Joan Tollifson – I have never met any teacher more amazing than Toni Packer, and I’ve never been to any place as amazing as Springwater. More than any other teacher I’ve encountered, Toni leaves you nothing to hold onto, and that’s the greatest gift you can give anyone. I still remember the last word of the Day Six talk at the July ’88 retreat, the first retreat I came to at Springwater. Toni uttered that last word with the most amazing intensity and passion, and the word was Nothing! [laughter]
Bob Brown – Here I am and feeling emotional. That’s interesting because Toni is the least sentimental person I ever met in my life. I remember the first time I met her; it was in the spring or early summer of 1970. I was newly at the Zen Center, and they gave me the job of wallpapering the Oak Room. Some of you may remember it. And so I was told that this member who lived in North Tonawanda was going to bring a roll of wallpaper because her sister or somebody worked for a wallpaper distributor. So it happened that I met Toni for the first time in front of the Zen Center as I arrived one day. I got out of my car and then I saw this woman walking up the street with a wallpaper roll in her arms. So I went up to her, I didn’t say a word of introduction. I said “This is for me,” and just took the wallpaper out of her arms. Imagine, if somebody came up to you and took something out of your arms without even announcing who they are. What would you think? She just gave it up. [laughter] Not a hint of resistance physically or in her manner; I never forgot that detail. That was my first encounter.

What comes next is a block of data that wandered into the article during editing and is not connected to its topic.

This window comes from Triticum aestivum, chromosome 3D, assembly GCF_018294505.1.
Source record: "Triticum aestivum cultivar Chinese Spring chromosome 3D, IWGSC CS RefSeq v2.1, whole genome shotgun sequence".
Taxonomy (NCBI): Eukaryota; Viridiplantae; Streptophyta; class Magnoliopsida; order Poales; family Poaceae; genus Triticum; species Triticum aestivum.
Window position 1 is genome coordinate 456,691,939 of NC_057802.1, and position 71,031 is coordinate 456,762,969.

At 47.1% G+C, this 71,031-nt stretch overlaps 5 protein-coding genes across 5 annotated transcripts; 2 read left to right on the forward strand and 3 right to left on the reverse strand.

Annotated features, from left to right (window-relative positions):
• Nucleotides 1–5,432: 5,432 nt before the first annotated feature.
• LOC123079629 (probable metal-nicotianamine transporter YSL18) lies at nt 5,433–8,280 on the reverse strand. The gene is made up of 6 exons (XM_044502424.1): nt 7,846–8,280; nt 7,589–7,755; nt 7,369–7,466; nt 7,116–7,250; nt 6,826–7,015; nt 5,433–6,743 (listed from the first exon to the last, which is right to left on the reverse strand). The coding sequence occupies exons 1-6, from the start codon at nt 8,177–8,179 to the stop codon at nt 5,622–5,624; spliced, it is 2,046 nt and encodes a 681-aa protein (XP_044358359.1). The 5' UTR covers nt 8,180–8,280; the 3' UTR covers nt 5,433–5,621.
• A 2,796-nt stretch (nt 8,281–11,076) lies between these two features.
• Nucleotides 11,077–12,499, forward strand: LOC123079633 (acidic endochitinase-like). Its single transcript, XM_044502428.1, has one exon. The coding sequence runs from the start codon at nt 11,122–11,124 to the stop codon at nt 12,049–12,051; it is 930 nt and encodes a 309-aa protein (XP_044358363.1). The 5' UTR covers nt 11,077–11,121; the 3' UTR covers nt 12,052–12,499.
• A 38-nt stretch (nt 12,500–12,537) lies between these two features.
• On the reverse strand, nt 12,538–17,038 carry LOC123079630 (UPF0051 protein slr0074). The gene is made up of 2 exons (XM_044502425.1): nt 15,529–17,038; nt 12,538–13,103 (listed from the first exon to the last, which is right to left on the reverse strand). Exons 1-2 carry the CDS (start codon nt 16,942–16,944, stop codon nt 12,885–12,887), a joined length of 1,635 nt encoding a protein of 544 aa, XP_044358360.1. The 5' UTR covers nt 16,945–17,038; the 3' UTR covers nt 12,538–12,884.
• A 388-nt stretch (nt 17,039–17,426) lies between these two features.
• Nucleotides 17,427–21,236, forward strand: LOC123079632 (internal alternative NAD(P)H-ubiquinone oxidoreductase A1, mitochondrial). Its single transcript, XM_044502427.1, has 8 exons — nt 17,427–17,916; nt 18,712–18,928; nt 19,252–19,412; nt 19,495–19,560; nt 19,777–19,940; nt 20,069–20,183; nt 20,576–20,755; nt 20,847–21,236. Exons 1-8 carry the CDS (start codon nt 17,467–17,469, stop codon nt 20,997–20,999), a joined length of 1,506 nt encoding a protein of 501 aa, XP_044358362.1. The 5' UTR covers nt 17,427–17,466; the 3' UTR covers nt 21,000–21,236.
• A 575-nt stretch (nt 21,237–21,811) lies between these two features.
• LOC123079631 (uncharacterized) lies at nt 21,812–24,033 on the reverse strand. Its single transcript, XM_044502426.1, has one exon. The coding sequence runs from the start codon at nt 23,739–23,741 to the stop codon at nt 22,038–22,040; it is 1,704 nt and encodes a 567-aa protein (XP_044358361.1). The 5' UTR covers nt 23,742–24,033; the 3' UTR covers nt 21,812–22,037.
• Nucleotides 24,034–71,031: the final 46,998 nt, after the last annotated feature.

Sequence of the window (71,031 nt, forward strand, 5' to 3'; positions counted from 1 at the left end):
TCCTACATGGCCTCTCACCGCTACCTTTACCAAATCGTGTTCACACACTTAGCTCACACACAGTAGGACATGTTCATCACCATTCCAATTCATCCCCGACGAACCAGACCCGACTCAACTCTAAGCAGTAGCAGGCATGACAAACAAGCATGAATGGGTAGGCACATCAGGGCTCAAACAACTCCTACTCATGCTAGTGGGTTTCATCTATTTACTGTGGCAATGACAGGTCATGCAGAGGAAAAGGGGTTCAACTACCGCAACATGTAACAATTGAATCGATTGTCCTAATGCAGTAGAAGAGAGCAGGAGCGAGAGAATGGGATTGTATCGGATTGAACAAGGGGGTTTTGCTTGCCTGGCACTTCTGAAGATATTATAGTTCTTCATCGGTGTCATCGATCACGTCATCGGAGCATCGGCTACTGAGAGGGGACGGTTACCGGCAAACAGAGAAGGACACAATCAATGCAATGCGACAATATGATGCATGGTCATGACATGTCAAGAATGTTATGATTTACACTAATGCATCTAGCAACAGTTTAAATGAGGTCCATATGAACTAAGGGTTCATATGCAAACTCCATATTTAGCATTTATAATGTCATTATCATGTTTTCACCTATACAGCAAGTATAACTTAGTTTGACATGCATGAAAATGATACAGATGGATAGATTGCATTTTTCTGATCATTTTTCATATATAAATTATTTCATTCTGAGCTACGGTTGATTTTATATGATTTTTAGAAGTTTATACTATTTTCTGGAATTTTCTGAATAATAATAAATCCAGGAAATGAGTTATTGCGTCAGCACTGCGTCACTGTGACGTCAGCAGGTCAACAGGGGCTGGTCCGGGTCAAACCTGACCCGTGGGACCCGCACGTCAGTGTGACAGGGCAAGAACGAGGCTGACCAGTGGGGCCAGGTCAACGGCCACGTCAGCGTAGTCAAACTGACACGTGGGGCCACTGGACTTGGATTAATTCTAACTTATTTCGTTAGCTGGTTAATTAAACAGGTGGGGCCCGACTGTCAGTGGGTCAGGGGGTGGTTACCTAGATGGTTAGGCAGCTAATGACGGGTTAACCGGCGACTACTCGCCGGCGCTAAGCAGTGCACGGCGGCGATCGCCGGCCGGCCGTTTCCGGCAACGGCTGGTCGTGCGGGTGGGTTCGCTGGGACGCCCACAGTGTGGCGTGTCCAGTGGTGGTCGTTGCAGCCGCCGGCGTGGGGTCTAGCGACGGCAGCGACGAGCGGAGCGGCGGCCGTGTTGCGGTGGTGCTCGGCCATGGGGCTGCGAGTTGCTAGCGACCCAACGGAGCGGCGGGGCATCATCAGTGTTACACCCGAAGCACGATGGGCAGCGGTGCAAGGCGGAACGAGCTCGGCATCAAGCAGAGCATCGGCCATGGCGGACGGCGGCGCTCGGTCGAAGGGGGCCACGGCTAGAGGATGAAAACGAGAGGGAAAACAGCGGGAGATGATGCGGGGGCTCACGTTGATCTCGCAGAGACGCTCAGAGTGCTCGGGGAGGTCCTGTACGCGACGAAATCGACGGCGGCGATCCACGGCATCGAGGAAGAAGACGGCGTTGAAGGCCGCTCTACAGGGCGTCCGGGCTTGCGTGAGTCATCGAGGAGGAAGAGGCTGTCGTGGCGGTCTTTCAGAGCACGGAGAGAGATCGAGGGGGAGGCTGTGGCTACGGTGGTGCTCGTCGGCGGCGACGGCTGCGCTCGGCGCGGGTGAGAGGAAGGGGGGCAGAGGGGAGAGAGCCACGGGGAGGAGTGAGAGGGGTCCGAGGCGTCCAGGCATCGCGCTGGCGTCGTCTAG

And I remember a number of other encounters, but this one [that I will tell you about] was also at the last retreat that I attended at the Zen Center . I went to dokusan, I was complaining about something or other and then she said to me, “Do you really want this [i.e., to wake up]?” I hesitated for just a moment, and she said, “No you don’t!” [laughter] That really did it for me. [laughter] Really turned everything around for me. [laughter] That sesshin was a big turning point, and I’m forever grateful.
Chana Santschi – It’s very hard for me to talk in public but I want to try. I met Toni in 1971, when I came from Switzerland to the training program at the Rochester Zen Center. One day, Toni invited me to visit her in the evening at her house. You couldn’t leave the training program at the Center unless you had promised to meditate at night. So I said to Toni, “I can come, but you have to give your word that I will sit at your house.” She told me “No problem,” so off we go, and we had a beautiful dinner. Toni had a sitting room in her house, but we never got to sit, because we had so much to talk about. I was worried because you know, what would happen if it would be found out. Toni said, “Oh, don’t worry about it, how would they know?” With her loving words, Toni changed my life, with her being down to earth, and her way of being and wondering. I’m so grateful to her, she taught me all about love.